Found an SQL script to list all constraints in an Oracle database together with affected columns. Putting it here in case I need it again… Took a while to run, but sure beats having to look through all the table definitions to find what exactly is preventing me from deleting a row…
, UCC1.TABLE_NAME||'.'||UCC1.COLUMN_NAME "CONSTRAINT_SOURCE"
, UCC2.TABLE_NAME||'.'||UCC2.COLUMN_NAME "REFERENCES_COLUMN"
FROM USER_CONSTRAINTS uc
, USER_CONS_COLUMNS ucc1
, USER_CONS_COLUMNS ucc2
WHERE UC.CONSTRAINT_NAME = UCC1.CONSTRAINT_NAME
AND UC.R_CONSTRAINT_NAME = UCC2.CONSTRAINT_NAME
AND UCC1.POSITION = UCC2.POSITION -- Correction for multiple column primary keys.
AND UC.CONSTRAINT_TYPE = 'R'
ORDER BY UCC1.TABLE_NAME
If you’re just looking for one particular constraint you can of course also add
and UC.CONSTRAINT_NAME = 'SOME NAME'
When writing a post I sometimes find it difficult to choose what I should tag it with. I try reuse tags I already have to prevent a total mess, and sometimes I just don’t really remember what tags I have used so far. When writing a post in WordPress you can get a list of the most used ones, but once in a while I write a post on subject I haven’t written a lot about. So, instead of going to the Post Tags page and look through all the pages of tags, I decided to just connect to my blog database and run a query.
I needed to find columns containing a certain string. That is, the name of the column should contain that string. Actually not too difficult to do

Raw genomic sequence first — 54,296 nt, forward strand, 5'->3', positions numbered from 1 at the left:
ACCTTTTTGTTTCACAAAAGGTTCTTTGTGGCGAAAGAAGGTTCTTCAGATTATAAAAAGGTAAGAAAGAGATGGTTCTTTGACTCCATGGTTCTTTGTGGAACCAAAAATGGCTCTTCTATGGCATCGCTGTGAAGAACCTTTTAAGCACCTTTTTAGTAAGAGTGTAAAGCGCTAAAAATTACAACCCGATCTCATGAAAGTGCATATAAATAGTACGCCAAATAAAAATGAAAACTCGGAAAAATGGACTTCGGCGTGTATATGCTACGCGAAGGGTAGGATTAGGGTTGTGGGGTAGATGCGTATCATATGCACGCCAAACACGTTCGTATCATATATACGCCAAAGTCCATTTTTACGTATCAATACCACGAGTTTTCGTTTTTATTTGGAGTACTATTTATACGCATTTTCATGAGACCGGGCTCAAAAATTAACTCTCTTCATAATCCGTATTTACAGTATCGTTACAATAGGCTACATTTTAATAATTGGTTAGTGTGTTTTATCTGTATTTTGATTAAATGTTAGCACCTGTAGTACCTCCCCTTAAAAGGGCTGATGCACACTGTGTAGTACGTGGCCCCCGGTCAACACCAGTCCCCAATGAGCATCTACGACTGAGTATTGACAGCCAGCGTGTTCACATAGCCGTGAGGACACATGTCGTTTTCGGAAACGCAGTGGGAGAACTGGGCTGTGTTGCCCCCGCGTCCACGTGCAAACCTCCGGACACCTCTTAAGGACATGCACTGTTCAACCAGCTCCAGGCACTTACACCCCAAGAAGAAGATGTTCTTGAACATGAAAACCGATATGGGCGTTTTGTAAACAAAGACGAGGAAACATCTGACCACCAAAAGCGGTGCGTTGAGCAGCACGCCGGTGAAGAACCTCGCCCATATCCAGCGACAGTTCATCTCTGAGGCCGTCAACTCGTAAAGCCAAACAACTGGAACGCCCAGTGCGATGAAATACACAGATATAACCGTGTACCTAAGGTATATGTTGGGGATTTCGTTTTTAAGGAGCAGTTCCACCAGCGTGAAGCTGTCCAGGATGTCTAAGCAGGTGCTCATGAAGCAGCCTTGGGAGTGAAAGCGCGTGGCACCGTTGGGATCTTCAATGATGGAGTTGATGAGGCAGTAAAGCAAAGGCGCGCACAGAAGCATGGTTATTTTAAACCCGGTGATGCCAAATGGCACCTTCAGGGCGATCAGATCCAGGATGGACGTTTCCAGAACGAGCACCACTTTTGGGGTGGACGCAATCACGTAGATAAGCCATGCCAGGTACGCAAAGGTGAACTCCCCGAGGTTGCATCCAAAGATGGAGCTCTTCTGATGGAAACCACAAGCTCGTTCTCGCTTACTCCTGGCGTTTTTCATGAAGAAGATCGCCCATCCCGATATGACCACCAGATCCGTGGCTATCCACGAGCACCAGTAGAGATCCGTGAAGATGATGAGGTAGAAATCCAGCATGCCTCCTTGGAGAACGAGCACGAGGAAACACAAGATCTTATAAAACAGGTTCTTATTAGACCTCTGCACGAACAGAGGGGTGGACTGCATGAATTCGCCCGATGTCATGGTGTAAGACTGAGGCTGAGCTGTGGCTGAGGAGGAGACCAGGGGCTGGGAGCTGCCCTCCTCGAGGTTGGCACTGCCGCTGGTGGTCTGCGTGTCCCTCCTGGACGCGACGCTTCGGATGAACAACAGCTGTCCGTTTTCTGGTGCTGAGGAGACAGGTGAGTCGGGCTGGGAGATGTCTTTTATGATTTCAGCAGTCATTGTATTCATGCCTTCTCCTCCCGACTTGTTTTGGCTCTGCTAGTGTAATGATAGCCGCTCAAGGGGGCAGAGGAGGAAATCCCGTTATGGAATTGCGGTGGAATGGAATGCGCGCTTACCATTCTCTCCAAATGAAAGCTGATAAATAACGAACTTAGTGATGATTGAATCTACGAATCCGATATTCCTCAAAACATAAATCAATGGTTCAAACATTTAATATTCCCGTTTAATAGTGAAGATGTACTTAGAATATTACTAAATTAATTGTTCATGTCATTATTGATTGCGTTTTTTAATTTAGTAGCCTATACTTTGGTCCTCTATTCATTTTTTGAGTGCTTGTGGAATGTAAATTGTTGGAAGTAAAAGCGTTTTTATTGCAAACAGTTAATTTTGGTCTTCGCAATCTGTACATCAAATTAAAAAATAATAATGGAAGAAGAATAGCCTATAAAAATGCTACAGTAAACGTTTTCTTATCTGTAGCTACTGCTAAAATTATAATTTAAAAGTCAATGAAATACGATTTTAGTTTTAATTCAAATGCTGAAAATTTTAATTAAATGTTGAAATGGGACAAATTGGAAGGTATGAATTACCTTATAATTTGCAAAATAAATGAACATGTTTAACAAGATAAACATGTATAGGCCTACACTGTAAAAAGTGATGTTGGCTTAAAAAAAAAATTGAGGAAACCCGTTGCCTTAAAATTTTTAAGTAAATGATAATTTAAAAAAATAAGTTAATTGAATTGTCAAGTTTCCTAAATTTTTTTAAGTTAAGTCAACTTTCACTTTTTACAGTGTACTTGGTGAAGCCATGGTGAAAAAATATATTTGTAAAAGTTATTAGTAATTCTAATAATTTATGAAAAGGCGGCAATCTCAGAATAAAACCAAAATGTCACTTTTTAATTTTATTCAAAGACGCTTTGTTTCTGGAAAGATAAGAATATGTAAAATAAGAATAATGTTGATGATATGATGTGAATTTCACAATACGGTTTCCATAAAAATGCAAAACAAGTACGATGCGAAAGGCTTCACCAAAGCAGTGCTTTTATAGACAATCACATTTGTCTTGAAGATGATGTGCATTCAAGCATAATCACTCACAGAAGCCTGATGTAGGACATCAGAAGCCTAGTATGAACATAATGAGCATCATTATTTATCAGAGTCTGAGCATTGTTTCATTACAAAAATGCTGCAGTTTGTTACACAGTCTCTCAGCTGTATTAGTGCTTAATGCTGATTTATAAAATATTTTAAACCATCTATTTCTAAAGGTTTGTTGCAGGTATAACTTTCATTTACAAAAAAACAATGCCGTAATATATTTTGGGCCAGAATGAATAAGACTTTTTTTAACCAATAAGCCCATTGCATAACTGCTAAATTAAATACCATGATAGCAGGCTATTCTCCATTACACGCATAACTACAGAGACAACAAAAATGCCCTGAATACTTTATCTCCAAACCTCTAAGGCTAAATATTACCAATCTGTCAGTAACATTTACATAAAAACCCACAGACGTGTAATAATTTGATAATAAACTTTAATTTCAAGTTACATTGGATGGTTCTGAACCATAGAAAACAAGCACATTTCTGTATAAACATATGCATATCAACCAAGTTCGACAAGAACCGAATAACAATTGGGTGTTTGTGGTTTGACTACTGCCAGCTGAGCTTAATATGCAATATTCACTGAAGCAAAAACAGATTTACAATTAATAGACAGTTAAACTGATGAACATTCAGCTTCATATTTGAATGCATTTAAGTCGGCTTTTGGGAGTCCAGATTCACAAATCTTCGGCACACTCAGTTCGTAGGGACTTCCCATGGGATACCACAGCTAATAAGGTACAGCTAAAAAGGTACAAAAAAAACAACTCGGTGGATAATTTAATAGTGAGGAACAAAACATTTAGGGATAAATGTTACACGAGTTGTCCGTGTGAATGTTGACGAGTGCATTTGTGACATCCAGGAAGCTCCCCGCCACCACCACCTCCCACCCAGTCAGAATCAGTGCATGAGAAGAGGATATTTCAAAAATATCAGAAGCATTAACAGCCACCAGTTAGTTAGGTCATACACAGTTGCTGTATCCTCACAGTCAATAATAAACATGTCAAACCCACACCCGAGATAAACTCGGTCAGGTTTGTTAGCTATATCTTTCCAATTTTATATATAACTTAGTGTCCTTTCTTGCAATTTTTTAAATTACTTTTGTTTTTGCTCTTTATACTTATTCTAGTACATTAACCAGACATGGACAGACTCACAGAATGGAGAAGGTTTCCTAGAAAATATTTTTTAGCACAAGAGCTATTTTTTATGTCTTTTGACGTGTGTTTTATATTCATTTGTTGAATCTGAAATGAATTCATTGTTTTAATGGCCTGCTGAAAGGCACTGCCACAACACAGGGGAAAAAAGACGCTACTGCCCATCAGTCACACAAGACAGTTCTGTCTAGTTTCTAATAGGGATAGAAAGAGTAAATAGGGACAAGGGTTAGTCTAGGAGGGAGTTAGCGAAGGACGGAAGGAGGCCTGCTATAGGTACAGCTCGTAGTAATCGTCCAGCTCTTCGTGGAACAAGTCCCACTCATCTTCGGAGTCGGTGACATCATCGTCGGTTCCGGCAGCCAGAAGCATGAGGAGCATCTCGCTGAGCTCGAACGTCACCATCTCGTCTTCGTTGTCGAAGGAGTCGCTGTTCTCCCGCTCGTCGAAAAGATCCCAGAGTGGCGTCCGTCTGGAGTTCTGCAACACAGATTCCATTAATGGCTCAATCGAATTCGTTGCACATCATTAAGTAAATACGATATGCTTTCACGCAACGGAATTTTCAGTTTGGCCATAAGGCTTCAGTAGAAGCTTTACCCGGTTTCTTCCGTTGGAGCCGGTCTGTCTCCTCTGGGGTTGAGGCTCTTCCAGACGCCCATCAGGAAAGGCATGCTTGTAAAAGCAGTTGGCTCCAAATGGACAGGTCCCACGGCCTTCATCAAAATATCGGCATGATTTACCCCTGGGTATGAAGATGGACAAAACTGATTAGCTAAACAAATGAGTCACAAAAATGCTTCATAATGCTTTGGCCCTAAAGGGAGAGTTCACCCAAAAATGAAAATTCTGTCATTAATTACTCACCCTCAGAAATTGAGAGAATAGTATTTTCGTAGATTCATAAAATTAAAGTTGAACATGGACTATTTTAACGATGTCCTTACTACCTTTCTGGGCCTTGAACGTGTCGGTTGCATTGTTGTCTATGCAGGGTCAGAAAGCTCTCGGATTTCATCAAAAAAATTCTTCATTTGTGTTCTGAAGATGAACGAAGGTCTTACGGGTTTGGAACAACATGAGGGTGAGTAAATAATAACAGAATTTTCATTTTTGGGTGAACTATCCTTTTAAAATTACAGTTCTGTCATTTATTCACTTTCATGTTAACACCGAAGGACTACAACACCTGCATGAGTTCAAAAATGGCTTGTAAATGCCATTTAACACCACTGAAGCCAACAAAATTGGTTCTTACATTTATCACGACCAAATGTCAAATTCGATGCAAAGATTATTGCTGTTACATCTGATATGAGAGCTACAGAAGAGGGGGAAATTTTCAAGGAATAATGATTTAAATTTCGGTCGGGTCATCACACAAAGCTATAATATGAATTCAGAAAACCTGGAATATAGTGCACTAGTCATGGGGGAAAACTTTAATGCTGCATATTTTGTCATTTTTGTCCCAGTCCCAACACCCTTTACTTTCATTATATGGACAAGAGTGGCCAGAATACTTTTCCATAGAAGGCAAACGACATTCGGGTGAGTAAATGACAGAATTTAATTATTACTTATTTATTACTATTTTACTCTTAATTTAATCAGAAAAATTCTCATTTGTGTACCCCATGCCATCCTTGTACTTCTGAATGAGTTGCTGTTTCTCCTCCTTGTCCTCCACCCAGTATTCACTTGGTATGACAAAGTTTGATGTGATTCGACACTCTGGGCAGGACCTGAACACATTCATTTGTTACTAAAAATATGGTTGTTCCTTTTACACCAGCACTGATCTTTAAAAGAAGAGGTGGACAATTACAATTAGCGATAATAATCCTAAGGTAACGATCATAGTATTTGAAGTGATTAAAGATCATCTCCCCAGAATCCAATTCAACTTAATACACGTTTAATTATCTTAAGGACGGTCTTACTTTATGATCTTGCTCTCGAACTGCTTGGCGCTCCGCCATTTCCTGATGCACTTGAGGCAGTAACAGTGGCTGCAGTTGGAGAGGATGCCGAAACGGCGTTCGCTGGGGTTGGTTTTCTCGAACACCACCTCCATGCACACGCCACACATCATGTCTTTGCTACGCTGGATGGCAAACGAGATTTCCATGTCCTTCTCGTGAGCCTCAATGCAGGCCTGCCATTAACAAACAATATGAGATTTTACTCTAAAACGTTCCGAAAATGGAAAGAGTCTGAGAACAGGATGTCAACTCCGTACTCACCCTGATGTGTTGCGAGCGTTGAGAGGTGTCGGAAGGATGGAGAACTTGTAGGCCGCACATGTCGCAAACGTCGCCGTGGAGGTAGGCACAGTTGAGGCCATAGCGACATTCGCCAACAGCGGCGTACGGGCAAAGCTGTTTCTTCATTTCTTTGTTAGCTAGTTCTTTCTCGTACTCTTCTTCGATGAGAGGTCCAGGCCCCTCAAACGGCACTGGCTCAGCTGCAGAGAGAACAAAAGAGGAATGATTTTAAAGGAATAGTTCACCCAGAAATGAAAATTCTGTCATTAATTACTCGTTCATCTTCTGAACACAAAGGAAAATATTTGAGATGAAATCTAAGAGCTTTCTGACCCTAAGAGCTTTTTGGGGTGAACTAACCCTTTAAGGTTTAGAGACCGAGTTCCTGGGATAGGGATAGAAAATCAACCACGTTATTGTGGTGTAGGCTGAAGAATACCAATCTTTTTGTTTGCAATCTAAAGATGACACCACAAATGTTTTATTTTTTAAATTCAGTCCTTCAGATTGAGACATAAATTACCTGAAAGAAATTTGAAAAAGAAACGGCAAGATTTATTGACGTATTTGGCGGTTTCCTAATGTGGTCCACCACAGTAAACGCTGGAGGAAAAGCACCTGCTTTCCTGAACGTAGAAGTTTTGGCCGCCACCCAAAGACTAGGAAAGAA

SELECT TABLE_NAME, column_name
WHERE column_name LIKE '%FOO_ID%';
That gives you a nice list of all columns containing
FOO_ID and what tables you find them in. Fantastic! Now, back to work…
Ever wanted to, for some reason, clone a database table? Don’t really want to export anything or figure out what statement was used to create that table? Turns out that’s a lot easier to do than I thought it was.
Having revisions on my posts is nice I suppose. But I was starting to get a bit annoyed with the increasingly long list of revisions in each post. And they really did get long. Mainly because I am in a bit of a testing and experimenting phase which means that I have done a lot of adjustments to almost every single post so far because I don’t have 100% control on how I want things or how things will end up looking and so on There’s also of course all the obligatory spelling errors I only discover after I have clicked Publish
Anyways, I found a nice little MySQL snippet to clear out all of them in a French comment to a blog post. Thought I could share it here. That way I won’t lose it either